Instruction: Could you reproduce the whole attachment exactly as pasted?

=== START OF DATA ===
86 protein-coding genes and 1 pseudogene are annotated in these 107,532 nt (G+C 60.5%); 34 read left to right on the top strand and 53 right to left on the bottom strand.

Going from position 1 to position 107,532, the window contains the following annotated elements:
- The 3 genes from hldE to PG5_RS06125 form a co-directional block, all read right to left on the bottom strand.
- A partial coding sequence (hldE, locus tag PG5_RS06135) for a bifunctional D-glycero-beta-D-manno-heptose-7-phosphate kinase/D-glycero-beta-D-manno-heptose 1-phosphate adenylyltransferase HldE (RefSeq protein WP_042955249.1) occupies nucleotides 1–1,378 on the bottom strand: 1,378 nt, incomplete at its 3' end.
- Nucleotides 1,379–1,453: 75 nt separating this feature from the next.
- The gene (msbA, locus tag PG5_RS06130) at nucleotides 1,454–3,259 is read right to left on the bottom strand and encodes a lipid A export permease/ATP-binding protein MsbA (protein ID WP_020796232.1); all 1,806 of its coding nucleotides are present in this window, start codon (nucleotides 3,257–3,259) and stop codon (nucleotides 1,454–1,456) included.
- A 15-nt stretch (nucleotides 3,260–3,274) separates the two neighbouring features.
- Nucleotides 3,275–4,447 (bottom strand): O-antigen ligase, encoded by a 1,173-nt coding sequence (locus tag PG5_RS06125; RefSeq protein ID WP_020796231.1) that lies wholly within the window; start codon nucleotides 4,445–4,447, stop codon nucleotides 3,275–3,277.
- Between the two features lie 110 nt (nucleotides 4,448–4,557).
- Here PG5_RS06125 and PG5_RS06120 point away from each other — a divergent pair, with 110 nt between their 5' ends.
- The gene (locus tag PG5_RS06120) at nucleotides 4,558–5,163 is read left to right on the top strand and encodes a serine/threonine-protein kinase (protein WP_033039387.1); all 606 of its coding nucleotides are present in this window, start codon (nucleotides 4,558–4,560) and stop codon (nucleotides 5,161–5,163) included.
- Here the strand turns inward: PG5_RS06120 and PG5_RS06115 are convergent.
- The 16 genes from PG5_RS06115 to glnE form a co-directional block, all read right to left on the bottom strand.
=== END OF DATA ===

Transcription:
86 protein-coding genes and 1 pseudogene are annotated in these 107,532 nt (G+C 60.5%); 34 read left to right on the top strand and 53 right to left on the bottom strand.

Going from position 1 to position 107,532, the window contains the following annotated elements:
- The 3 genes from hldE to PG5_RS06125 form a co-directional block, all read right to left on the bottom strand.
- A partial coding sequence (hldE, locus tag PG5_RS06135) for a bifunctional D-glycero-beta-D-manno-heptose-7-phosphate kinase/D-glycero-beta-D-manno-heptose 1-phosphate adenylyltransferase HldE (RefSeq protein WP_042955249.1) occupies nucleotides 1–1,378 on the bottom strand: 1,378 nt, incomplete at its 3' end.
- Nucleotides 1,379–1,453: 75 nt separating this feature from the next.
- The gene (msbA, locus tag PG5_RS06130) at nucleotides 1,454–3,259 is read right to left on the bottom strand and encodes a lipid A export permease/ATP-binding protein MsbA (protein ID WP_020796232.1); all 1,806 of its coding nucleotides are present in this window, start codon (nucleotides 3,257–3,259) and stop codon (nucleotides 1,454–1,456) included.
- A 15-nt stretch (nucleotides 3,260–3,274) separates the two neighbouring features.
- Nucleotides 3,275–4,447 (bottom strand): O-antigen ligase, encoded by a 1,173-nt coding sequence (locus tag PG5_RS06125; RefSeq protein ID WP_020796231.1) that lies wholly within the window; start codon nucleotides 4,445–4,447, stop codon nucleotides 3,275–3,277.
- Between the two features lie 110 nt (nucleotides 4,448–4,557).
- Here PG5_RS06125 and PG5_RS06120 point away from each other — a divergent pair, with 110 nt between their 5' ends.
- The gene (locus tag PG5_RS06120) at nucleotides 4,558–5,163 is read left to right on the top strand and encodes a serine/threonine-protein kinase (protein WP_033039387.1); all 606 of its coding nucleotides are present in this window, start codon (nucleotides 4,558–4,560) and stop codon (nucleotides 5,161–5,163) included.
- Here the strand turns inward: PG5_RS06120 and PG5_RS06115 are convergent.
- The 16 genes from PG5_RS06115 to glnE form a co-directional block, all read right to left on the bottom strand.